It's not exactly like selling picks and shovels during the California gold rush. But the patent wars now raging across corporate America have simultaneously generated a lot of interest in New York-based startup Article One Partners (AOP), whose global network of researchers uncover the "prior art" that enables its clients to shoot down low quality patent lawsuits.
For those not familiar with the term, "prior art" is the Achilles heel of any patent. If AOP's crowdsourced researchers, located across the globe in 160 different countries, are able to find any patent or technical paper about an invention that predates the patent for that invention -- or any evidence of prior public knowledge or use of it -- then that patent is at high risk of being invalidated. Bang. Dead.
As Philips Electronics senior executive Ruud Peters told Businessweek two weeks ago in the magazine's profile of Article One, "Because of [AOP], we could completely eradicate the [patent suit] against us." Philips paid AOP less than $100,000 to unearth the prior art, said Peters. But it saved the company many millions of dollars in expected litigation costs.
The researchers responsible for finding the prior art silver bullet that Philips needed, meanwhile, earned a hefty $5,000 award.
To see just how crucial such prior art and the fight against patent trolls has become to businesses of all types today, look at the growth of Article One in 2012 alone:
83 percent more clients in 2012 -- 30 percent of them among the Global 500. 42 percent revenue growth for the company. 141 percent increase to 609 successful Studies conducted for clients. 52 percent increase in the number of Article One researchers worldwide. 83 percent increase to $3.7 million in awards paid to their research community. Expansion of AOP research beyond litigation defense into new areas like vetting patents for licensing campaigns, mergers and acquisitions, and patent prosecution.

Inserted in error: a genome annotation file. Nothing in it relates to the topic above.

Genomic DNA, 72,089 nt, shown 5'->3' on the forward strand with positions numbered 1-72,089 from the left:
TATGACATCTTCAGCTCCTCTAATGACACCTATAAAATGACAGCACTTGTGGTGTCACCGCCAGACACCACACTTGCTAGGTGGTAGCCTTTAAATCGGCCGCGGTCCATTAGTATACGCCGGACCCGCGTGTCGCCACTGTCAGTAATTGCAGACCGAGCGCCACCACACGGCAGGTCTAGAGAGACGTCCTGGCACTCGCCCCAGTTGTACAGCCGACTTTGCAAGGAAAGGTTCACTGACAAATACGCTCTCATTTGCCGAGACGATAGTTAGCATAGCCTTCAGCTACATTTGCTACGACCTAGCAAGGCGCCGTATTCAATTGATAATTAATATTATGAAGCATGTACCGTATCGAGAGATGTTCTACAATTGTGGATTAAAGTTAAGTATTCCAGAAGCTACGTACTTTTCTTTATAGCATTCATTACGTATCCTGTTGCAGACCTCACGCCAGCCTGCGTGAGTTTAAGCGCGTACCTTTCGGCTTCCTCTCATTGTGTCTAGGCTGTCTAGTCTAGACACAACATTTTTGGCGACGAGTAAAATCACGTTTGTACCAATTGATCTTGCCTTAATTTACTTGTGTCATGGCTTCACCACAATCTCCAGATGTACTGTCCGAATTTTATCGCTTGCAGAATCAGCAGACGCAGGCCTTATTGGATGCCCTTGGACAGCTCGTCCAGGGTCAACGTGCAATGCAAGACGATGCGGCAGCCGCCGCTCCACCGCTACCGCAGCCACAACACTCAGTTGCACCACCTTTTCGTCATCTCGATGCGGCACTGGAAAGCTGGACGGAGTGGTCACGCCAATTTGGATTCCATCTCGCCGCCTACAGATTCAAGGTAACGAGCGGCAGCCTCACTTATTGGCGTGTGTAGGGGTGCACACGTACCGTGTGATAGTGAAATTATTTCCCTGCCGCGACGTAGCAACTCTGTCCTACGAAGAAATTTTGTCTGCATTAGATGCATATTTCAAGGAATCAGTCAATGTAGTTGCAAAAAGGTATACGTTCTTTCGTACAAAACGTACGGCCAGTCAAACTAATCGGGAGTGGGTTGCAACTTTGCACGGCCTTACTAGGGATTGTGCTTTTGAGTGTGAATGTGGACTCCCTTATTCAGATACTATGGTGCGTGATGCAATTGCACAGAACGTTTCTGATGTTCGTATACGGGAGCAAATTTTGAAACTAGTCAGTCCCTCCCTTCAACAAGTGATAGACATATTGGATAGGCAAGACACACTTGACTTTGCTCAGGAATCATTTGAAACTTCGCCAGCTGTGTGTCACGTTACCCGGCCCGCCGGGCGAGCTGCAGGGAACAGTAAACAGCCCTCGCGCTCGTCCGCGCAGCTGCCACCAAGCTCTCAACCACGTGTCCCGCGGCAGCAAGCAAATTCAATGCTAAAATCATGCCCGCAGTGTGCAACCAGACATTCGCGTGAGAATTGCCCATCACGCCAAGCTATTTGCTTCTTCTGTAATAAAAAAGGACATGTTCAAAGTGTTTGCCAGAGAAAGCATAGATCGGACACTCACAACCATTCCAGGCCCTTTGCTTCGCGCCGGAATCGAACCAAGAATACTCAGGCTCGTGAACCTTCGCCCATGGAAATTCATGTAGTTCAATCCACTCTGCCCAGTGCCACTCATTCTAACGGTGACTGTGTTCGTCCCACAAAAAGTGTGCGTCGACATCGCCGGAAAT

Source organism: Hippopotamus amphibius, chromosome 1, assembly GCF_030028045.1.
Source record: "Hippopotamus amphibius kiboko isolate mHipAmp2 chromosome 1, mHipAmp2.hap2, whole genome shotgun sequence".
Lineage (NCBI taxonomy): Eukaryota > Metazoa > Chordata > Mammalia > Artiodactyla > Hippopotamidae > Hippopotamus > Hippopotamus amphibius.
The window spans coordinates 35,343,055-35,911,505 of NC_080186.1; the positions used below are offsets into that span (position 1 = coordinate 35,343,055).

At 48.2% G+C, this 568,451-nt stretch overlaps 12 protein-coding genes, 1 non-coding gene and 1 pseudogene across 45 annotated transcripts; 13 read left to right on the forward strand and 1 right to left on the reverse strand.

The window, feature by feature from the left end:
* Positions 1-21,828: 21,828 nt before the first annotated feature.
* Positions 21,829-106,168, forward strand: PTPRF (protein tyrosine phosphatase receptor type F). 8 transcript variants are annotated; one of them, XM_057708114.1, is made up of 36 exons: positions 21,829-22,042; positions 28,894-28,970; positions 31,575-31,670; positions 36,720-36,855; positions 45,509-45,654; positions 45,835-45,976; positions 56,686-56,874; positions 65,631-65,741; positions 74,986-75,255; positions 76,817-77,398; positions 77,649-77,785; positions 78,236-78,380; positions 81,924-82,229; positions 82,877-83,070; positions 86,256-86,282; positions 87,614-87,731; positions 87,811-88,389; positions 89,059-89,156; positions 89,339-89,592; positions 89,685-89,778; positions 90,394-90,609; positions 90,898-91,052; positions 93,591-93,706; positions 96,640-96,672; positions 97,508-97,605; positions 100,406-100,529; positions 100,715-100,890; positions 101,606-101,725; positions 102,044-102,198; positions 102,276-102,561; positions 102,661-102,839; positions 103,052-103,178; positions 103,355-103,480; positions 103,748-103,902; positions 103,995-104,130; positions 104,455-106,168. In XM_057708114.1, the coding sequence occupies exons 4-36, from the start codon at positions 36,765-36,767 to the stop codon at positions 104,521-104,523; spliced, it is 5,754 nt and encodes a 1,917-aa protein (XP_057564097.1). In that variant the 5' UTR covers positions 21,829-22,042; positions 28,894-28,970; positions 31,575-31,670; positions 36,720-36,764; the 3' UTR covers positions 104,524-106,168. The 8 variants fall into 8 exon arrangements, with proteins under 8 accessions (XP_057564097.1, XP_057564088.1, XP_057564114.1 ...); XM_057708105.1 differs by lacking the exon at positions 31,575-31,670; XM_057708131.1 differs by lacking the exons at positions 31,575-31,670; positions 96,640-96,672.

The prospects for 2013 look even brighter, says Article One Partners CEO Cheryl Milone. "The new America Invents Act law this year makes whole new categories of prior art available to stop nuisance patent troll suits," Milone says. "Plus, there are several new patent office review procedures that will allow us to help weed out bad patents that shouldn't be granted at all. This year, in fact, we'll begin filing some of our research findings directly to the United States Patent and Trademark Office."
Another client, Sony senior executive Fumihiko Moriya notes, "Our partnership with Article One enables Sony to identify highly-relevant prior art to help defend against an increasing number of low quality patent suits."
Adds Article One's Cheryl Milone: "It's all about getting better quality patents. That's good for business, good for the public, and good for our overworked patent office. And we pay the public to correct the problem that harms them as entrepreneurs -- that's good economics!"
It is also good for Article One Partners, which expects its growth trajectory to continue in 2013.
For more information on active Patent Studies and to learn how to participate in AOP's research, go to http://www.articleonepartners.com.